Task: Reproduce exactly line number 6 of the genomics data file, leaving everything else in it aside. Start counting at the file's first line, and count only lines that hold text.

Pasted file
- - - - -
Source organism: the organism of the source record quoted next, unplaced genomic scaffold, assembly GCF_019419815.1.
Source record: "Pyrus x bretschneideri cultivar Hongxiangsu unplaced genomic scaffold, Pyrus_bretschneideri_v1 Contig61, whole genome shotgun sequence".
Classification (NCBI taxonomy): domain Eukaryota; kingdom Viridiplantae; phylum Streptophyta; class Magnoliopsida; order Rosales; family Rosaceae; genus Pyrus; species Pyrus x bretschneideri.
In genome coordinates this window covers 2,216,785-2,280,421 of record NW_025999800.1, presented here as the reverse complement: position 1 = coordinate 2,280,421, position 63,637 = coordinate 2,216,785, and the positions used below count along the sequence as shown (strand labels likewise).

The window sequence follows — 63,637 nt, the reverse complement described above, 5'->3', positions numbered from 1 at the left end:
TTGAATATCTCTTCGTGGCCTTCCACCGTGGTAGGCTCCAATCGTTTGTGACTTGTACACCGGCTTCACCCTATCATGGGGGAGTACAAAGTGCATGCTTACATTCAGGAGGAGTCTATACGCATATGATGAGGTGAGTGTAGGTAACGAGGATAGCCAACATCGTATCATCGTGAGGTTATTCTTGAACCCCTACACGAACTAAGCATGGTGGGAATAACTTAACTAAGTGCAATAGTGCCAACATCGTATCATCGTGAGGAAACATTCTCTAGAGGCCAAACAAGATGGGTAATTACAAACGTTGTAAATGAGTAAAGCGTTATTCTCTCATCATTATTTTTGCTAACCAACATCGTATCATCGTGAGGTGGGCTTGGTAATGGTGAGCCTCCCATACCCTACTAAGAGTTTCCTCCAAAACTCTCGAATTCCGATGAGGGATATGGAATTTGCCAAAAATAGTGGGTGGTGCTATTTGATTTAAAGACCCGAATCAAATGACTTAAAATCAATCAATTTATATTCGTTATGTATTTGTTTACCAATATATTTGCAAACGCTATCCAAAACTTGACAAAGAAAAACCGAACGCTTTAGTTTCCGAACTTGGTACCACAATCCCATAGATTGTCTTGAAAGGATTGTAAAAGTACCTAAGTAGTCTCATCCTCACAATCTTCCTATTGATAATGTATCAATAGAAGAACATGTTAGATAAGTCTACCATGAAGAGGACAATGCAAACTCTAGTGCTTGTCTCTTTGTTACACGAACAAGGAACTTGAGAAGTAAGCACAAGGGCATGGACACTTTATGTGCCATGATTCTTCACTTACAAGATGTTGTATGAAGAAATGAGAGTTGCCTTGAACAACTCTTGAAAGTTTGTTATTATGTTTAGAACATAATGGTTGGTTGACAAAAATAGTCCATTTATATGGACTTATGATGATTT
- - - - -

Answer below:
TTGAATATCTCTTCGTGGCCTTCCACCGTGGTAGGCTCCAATCGTTTGTGACTTGTACACCGGCTTCACCCTATCATGGGGGAGTACAAAGTGCATGCTTACATTCAGGAGGAGTCTATACGCATATGATGAGGTGAGTGTAGGTAACGAGGATAGCCAACATCGTATCATCGTGAGGTTATTCTTGAACCCCTACACGAACTAAGCATGGTGGGAATAACTTAACTAAGTGCAATAGTGCCAACATCGTATCATCGTGAGGAAACATTCTCTAGAGGCCAAACAAGATGGGTAATTACAAACGTTGTAAATGAGTAAAGCGTTATTCTCTCATCATTATTTTTGCTAACCAACATCGTATCATCGTGAGGTGGGCTTGGTAATGGTGAGCCTCCCATACCCTACTAAGAGTTTCCTCCAAAACTCTCGAATTCCGATGAGGGATATGGAATTTGCCAAAAATAGTGGGTGGTGCTATTTGATTTAAAGACCCGAATCAAATGACTTAAAATCAATCAATTTATATTCGTTATGTATTTGTTTACCAATATATTTGCAAACGCTATCCAAAACTTGACAAAGAAAAACCGAACGCTTTAGTTTCCGAACTTGGTACCACAATCCCATAGATTGTCTTGAAAGGATTGTAAAAGTACCTAAGTAGTCTCATCCTCACAATCTTCCTATTGATAATGTATCAATAGAAGAACATGTTAGATAAGTCTACCATGAAGAGGACAATGCAAACTCTAGTGCTTGTCTCTTTGTTACACGAACAAGGAACTTGAGAAGTAAGCACAAGGGCATGGACACTTTATGTGCCATGATTCTTCACTTACAAGATGTTGTATGAAGAAATGAGAGTTGCCTTGAACAACTCTTGAAAGTTTGTTATTATGTTTAGAACATAATGGTTGGTTGACAAAAATAGTCCATTTATATGGACTTATGATGATTT